Quebrada (stream) Ñuagapua, which is located in the Bolivian Chaco in the Andean foothill generates an alluvial fan many kilometres in length. Three major lithostratigraphic units characterise the sedimentary sequence in this region. The lower and upper parts are formed from predominantly sandy sediments that demonstrate rapid growth of the alluvial fan, associated with an intense erosion of barren slopes. The intermediate unit consists of forest soil that seals deep channels containing bones together with a forest association. The remains of a wooden plank, dated 140 yr BP, were found at the top of this soil, which laterally contains charcoals, ash layers and large charred trunks, sometimes in growth positions. Roots localised in this layer also sustain a number of very large still living trees. These findings are evidence of a recent phase of alluvial fan sedimentation resulting from slope erosion activated by forest clearing. The Chaco has been intensively settled for agricultural and pastoral purposes since the 18th century. The lower unit contains a hearth, scattered burnt bones, flint flakes and ceramic artefacts. Radiometric dating indicates a middle Holocene human occupation, between ca. 7.79 and 6.65 ka cal yr BP. We suggest that the sedimentary unit is associated with intense soil erosion processes triggered by early Neolithic deforestation. A sandy layer of the lower unit, slightly above the archaeological remains, contains transported bones of megafaunal elements that apparently represent the South American latest occurrence of some extinct taxa. The mammal association is highly heterogeneous, containing species living in aquatic, forest, prairie and savannah environments from a very specific layer that represents the almost simultaneous burial of animals killed slightly up-valley. This anomalous association is probably the result of human impact as opening the forest favoured the introduction of open environment fauna that had previously survived on the southernmost part of the continent. Therefore, humans may have played a role in mammalian extinctions in this region, either directly, due to hunting, or due to changing the paleoenvironmental conditions on a wider scale.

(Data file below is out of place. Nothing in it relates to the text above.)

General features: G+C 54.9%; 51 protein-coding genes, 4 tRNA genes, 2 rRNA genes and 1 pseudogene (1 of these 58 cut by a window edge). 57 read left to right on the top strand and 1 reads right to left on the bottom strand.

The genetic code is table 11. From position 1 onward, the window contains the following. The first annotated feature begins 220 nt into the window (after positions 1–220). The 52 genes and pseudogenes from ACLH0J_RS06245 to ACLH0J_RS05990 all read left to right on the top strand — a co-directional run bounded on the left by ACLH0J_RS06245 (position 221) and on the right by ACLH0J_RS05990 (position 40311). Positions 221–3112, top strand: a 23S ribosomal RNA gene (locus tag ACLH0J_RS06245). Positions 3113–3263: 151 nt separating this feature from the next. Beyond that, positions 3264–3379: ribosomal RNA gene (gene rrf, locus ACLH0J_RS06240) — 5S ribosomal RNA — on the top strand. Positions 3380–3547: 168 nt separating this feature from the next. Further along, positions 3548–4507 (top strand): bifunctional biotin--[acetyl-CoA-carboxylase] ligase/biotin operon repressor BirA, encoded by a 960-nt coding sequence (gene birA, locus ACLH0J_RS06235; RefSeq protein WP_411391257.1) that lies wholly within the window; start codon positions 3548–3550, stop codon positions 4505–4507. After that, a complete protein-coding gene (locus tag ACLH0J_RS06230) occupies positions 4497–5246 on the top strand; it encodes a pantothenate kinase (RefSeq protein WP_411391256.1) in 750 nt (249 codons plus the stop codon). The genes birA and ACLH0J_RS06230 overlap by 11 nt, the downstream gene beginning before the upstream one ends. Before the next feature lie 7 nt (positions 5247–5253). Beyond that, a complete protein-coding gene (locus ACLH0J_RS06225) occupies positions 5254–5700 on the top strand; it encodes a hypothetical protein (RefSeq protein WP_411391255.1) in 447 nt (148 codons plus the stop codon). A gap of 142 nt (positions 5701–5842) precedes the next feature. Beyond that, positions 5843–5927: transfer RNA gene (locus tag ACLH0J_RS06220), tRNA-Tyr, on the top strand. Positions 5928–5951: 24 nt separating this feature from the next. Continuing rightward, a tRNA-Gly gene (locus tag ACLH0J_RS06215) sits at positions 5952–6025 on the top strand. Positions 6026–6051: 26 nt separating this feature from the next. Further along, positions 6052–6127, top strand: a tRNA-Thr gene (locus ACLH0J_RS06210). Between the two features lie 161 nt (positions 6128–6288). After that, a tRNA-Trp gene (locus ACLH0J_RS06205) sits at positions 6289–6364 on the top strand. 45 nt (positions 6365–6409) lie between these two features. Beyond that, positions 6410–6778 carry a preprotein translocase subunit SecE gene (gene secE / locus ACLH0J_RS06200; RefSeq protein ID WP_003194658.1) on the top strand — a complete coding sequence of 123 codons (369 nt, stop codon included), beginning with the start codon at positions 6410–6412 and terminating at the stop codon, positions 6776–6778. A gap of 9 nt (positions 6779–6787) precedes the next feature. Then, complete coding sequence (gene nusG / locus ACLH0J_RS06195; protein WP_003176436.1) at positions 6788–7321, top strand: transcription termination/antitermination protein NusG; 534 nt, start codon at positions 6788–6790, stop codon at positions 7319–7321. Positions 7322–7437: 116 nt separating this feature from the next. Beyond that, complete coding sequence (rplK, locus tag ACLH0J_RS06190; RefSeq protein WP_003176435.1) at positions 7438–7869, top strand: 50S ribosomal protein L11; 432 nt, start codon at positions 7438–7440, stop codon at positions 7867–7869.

|Titolo:||Nuagapua (Chaco, Bolivia): evidence for the latest occurrence of megafauna in association with human remains in south America.|
|Citazione:||Coltorti, M., Della Fazia, J., Paredes Rios, F., & Tito, G. (2012). Nuagapua (Chaco, Bolivia): evidence for the latest occurrence of megafauna in association with human remains in south America. JOURNAL OF SOUTH AMERICAN EARTH SCIENCES, 33(1), 56-67.|
|Appare nelle tipologie:||1.1 Articolo in rivista|
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